I finally finished cleaning the last batch of garlic. These are Red Chesnok, a Middle Eastern hardneck variety from Georgia. This variety is supposed to be especially good for baking (or how about a batch of Freddy’s Roast Potatoes). Each head has 6-7 large cloves and a few smaller ones. Last year when planting these, I got 45 cloves from a half pound of seed garlic. In contrast, the German Extra Hardy garlic has larger cloves, just 5-6 per head, and yielded 24 cloves from a half pound.
I harvested 2.5 pounds of Red Chesnok and 2 pounds of German Extra Hardy. That’s 4.5 pounds from a pound of seed garlic. A half pound of each was set aside for seed garlic for this fall. I did not weigh the Chesnok bulbs because there was such variability. But I did weigh some of the bulbs of the German garlic. The largest was 1.5 ounces, but most were 1.3 or 1.4 ounces. If you assume an average of 1.35 ounces per bulb times 24 cloves planted, I should have gotten 2 pounds, which is exactly what I did harvest. So knowing the average bulb weight and the number of cloves planted, I can roughly predict what my harvest should be next year.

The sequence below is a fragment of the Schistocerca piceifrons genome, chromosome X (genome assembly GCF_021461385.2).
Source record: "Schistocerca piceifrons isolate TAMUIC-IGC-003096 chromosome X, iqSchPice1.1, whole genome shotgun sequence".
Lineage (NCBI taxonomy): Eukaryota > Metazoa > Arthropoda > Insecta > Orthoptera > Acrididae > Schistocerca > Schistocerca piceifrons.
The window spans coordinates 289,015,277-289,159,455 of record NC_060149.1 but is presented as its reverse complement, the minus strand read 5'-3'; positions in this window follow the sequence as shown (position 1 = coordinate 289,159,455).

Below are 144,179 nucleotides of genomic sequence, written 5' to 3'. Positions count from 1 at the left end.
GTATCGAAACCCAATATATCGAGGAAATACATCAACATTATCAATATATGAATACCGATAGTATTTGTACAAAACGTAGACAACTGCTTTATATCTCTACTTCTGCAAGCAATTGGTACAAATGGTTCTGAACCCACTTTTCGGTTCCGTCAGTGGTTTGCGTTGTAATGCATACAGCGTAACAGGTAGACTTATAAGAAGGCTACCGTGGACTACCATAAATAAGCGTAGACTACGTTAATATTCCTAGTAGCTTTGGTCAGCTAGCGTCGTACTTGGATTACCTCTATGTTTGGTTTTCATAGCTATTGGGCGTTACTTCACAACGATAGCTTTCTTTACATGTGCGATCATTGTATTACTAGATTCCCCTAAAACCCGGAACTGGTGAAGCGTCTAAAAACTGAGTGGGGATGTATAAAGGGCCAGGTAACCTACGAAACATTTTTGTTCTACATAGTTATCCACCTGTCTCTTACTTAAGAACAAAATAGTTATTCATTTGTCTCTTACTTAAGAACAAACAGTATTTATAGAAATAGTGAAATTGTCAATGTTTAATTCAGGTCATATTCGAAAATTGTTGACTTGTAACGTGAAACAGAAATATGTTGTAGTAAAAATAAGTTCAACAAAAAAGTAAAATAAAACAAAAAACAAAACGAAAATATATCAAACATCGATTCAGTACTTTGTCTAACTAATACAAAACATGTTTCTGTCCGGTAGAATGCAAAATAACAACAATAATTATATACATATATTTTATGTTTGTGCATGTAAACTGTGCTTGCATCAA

Finally, I cleaned up the Copra yellow onions that were drying on the back porch. From 6 square feet I harvested 8.75 pounds of onions. That might last me a couple of months. Given how cheap onions are in the stores, I ‘m not sure it is worth the effort and space to grow them given my small garden. Maybe I should try growing a sweet onion instead. Red onions are another matter. They are more of a specialty item used for salads and certain cooking versus a utility item like yellow onions. I grew a few last year and it was a treat to have a red onion available any time I needed one. This year I grew 5 squares of Red Bull onions and they are now starting to fall over. Pulling them is on the task list for next week.